“Death is nothing more than a doorway, something you walk through.”

“Death is nothing more than a doorway, something you walk through.” July 25, 2020


Breckenridge as a whole
A panoramic view of the Breckenridge area from Wikimedia Commons. Not relevant, but pretty.


The birth of contemporary interest in near-death experiences is often credited to Raymond Moody’s 1975 bestseller, Life After Life.. In a sense, though, it was the near-death experience of the twenty-year-old soldier George Ritchie (1923-2007) during World War II that launched modern fascination with the subject.  Ritchie went on to become a physician and a psychiatrist, not only in private practice (mostly in Virginia) but, at various times, as president of the Richmond Academy of General Practice, chairman of the Department of Psychiatry of Towers Hospital, and head of the Department of Psychiatry at the Northeast Alabama Regional Medical Center.


Raymond Moody’s interest was apparently kindled by learning about Ritchie’s experience during his own studies at the University of Virginia (Ph.D. in philosophy) and the Medical College of Georgia (M.D.).  Ritchie himself eventually published his story as Return from Tomorrow in 1978.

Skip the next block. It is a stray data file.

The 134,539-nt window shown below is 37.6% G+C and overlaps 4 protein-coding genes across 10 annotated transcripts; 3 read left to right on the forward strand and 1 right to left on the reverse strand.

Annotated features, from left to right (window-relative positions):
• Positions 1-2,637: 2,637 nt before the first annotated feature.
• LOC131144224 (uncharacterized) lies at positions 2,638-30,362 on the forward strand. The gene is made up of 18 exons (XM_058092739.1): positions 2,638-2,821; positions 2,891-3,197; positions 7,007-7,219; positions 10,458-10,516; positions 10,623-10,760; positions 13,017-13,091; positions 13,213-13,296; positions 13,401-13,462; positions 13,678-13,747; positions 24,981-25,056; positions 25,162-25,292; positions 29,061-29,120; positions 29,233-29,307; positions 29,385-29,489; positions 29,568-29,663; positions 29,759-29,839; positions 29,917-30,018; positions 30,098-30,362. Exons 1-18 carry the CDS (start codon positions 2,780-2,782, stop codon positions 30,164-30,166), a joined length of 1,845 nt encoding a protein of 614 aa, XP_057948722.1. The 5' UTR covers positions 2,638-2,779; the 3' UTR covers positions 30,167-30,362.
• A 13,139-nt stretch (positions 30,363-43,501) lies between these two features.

Here are three quotations from Dr. Ritchie:


“Death is nothing more than a doorway, something you walk through.”  (Return from Tomorrow)


“I’m not asking you to believe anything. I’m simply telling you what I believe. And I have no idea what the next life will be like. Whatever I saw was only from the doorway, so to speak. But it was enough to convince me totally of two things from that moment on: One, that our consciousness does not cease with physical death; that it becomes, in fact, keener and more aware than ever. And secondly, that how we spend our time on earth, the kind of relationships we build, is vastly more important than we can know.”  (Return from Tomorrow)


“Ever since the experience, I have carried a terrific sense of urgency to share it with the lonely, discouraged and diseased people such as alcoholics, drug addicts and the social outcast. I have shared what I have learned from this and other training experiences with my patients and audiences, the knowledge that a God of love loves us regardless of our race, creed, or color. I have received many letters and have had patients say that my sharing my experiences with them has either saved them from committing suicide or completely turned their lives around because it gave them a much better understanding of God’s love and plan for their lives. I realize I have had to inject much of my own personal history into this book, but I do so because I hope the reader will come to realize, if God can put up with a ‘knucklehead’ like myself, then He certainly can love and forgive others.”  (Ordered To Return: My Life After Dying)


Posted from Breckenridge, Colorado



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